The Wild Pair

Posts Tagged ‘Travel Tips & Advice’

What To Do When The Hardest Part Is Going Home

In Travel Tips & Advice on November 2, 2009 at 3:55 pm

The worst part of travel isn’t the security checkpoints with prison-issue wands, puffs of air blowing in your face or gloved agents pawing through your belongings. It’s not the airline seats with their lumbar supports that spear your spine or the $2.25 you pay for a small bottle of filtered tap water at airport restaurants.  It’s not the jetlag—which can be so brutal that your left foot doesn’t know where your right foot is walking—or the suitcase that vanished with the travel clothes, gadgets and gear you have spent half a decade assembling.

The worst part of travel is actually coming home. One day you are in Peru, gaping at Machu Picchu or in Quebec City, learning about why the English and the French both coveted the area. Maybe you’ve been cycling in Italy, trekking in Nepal, cruising down the Nile in Egypt, or sauna hopping in Finland. The next day, you open the door to your digs and…chaos.

The answering machine is blinking, there are hundreds or thousands of emails, the snail mail spills over the edge of a huge tub and stares at you from the floor.  There are bills to be paid, deadlines to be met, appointments to be kept. Your hair needs new highlights, your car is due for servicing, there’s a leak in your office, you forgot to send your sister-in-law a birthday gift. The exotic fades as you slip into the quotidian and start trouble-shooting, catching up, returning calls, and squirming in the dentist’s chair.  Hooray! You are home.

I have not yet figured out how to make homecoming a celebration.  But I have a few tips if you are as overwhelmed as I am when you step over your own welcome mat.

1) Even if you are committed to NOT being wired when you travel, try to check your email at least once before the big return.

You will have a good idea of what awaits you and can perhaps forestall a crisis or two.

2) Set the vacation response on your computer before you leave on a trip. It can say something like, “Hi, there. Sorry I will be a continent away from my computer from (fill in the date) to (fill in the end date). I will respond to you upon my return.” This lets folks know that you weren’t ignoring them, and they learn when you will be back so they can re-contact you then.

3) When you set the vacation response, allow yourself a day or two to land. Pick a return date that is day or two after your actual homecoming.

4) Don’t schedule too many things for the first week of your return. Allow yourself to re-acclimate slowly.

5) Do something pleasurable for yourself. A bath in Dead Sea salts. Print out your favorite photos from the trip. Go for a wrap and massage. Go to bed early. The emails will not evaporate if you don’t answer them right away.

6) Tell selected friends and family a few trip highlights, so the memories stay vivid and fresh in your mind.

7) Contact a new friend from the trip and moan a little about how overwhelming it is to come home and how you wish you were back on the trip again.

Bon voyage and bon retour. If you have any other tips for landing softly, by all means let us know. If you get an automated vacation response, you will know that the homecoming was too much, and we’re on the road again.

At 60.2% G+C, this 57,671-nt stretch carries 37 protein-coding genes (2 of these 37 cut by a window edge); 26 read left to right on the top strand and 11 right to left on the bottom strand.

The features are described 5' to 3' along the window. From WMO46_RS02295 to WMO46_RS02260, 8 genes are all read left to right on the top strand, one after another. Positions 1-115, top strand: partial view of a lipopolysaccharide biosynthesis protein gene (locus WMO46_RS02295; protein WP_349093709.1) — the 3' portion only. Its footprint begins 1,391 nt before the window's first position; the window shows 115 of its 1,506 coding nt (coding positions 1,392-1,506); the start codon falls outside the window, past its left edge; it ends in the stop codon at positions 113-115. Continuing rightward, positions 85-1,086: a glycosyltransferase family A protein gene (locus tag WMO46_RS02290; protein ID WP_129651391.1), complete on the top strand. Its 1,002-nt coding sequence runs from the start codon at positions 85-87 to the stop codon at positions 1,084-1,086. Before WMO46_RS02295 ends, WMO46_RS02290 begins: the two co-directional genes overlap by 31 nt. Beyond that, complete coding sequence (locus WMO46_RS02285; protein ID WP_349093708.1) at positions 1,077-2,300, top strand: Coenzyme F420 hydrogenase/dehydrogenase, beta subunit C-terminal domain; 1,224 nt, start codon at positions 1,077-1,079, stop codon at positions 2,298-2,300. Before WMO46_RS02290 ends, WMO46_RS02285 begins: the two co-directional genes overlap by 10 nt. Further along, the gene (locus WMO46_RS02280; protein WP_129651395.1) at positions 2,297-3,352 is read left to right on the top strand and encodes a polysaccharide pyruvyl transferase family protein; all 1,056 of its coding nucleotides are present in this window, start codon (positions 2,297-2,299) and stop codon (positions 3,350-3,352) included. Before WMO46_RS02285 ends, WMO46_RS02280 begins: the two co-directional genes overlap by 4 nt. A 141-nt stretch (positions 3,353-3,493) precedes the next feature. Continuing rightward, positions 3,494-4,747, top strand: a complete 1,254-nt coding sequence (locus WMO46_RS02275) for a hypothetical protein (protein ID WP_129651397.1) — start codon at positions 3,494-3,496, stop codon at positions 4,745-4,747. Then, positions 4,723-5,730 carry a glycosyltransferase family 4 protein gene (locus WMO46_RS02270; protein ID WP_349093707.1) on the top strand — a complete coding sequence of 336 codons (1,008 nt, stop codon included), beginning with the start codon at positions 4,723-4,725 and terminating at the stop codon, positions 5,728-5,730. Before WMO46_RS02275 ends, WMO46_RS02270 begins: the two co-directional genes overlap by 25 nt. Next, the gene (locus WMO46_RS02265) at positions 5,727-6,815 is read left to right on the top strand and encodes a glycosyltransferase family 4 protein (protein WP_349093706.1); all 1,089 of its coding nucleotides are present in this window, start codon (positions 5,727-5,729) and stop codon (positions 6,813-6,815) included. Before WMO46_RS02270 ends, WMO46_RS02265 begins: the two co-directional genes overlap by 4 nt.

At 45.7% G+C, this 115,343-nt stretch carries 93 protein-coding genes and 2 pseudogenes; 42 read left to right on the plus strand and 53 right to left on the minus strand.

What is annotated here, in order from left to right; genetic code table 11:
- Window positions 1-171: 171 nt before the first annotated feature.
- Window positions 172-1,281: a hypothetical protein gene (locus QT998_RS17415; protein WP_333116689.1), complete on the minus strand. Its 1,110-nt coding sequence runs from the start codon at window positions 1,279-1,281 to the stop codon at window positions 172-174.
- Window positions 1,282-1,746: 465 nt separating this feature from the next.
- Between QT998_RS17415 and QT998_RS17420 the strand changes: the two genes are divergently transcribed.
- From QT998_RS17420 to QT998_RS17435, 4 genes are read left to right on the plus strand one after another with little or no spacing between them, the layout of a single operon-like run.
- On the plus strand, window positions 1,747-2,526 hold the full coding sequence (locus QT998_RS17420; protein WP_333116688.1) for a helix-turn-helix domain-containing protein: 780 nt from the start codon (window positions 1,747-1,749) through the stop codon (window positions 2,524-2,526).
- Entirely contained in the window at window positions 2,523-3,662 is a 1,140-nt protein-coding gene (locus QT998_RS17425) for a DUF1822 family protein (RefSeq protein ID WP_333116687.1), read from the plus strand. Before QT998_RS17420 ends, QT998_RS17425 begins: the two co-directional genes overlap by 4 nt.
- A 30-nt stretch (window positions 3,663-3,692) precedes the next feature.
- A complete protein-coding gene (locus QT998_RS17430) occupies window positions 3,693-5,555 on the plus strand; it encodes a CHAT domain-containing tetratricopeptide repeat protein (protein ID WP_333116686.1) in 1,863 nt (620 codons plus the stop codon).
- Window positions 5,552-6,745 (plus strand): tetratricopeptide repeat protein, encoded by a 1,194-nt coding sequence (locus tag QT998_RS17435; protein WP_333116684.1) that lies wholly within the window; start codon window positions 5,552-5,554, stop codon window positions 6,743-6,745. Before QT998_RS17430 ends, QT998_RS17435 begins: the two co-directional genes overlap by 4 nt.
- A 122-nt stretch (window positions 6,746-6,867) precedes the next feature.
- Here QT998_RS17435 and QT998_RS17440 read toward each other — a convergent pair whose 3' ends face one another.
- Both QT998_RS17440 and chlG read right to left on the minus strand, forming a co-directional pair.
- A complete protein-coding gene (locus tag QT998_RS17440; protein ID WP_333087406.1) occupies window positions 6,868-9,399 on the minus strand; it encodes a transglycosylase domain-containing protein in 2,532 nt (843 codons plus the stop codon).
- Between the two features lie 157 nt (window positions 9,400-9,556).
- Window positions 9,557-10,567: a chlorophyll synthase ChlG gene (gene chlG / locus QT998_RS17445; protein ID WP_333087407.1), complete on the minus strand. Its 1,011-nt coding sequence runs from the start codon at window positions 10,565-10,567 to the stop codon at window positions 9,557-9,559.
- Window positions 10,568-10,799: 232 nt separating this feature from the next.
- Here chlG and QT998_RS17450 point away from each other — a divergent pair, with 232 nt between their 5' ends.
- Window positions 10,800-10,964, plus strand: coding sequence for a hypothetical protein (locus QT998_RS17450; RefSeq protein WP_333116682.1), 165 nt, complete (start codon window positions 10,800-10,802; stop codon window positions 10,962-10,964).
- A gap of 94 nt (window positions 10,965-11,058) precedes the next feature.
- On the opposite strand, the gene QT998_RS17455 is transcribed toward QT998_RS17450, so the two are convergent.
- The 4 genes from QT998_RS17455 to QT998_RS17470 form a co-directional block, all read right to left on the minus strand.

In Travel Tips on May 21, 2009 at 11:36 pm


It’s pretty excruciating for many people before they travel. They have to find a home for the dog or cat, close up the house, tell neighbors they are going, get tickets, pack, download boarding passes, remember to turn on the vacation response on their computers. This is not, by any stretch of the imagination, fun.  But once you board the plane….it’s all behind you. Your attention is on the excitement of the trip. And since you have a clear mind with no major worries, here are a few thoughts you might consider while on the road.



If you are a collector, you already know that the art world in your destination is your oyster. If the only thing you collect is parking tickets, then there is no better time to start collecting than now. You can start with street art—perhaps a piece from  someone selling wire sculptures on a street corner. You can wander into galleries. Or you can find art in restaurants and coffee houses. Take the plunge. Your first piece may be under $100, and, depending upon what you collect, your 100th piece may also be under $100.


You probably have friends and family who say to you, “Send me a postcard from Prague, okay?” Your answer should be, “I would love to, but I really don’t have time when I am on the road.” Why do we suggest you act like a postcard Grinch? Because it can be a hassle to find the right postcard, score a stamp, locate a mailbox or bring the postcard back to your hotel.  In the latter instance, it’s probably creased or soggy after you’ve carried it in your bag or tote all day. If you FEEL LIKE sending someone a postcard, it’s a great reminder to someone back home that you are thinking of her. But an obligation? That’s not what you need on vacation.


Once you have said “no” to postcards, it’s an easy stretch to saying “no” more often. Of course you want to compromise. Of course you want to be a good travel mate. But don’t say “yes” when you mean “no.” Say “yes” when you mean it and don’t be afraid to turn down an offer or invitation. Do it politely, do it gently, but learn to say “no” on the road to authenticity.


Almost everywhere you go—hotels, museums, restaurants, attractions—there are brochures and business cards. Avail yourself of them. Instead of having to remind yourself of the name of a hotel or restaurant when you get back home, the card or brochure will do it for you. Ask for an envelope at your hotel and put the cards or thin brochures it in. Label it “contact info.” You will thank yourself when you get back home.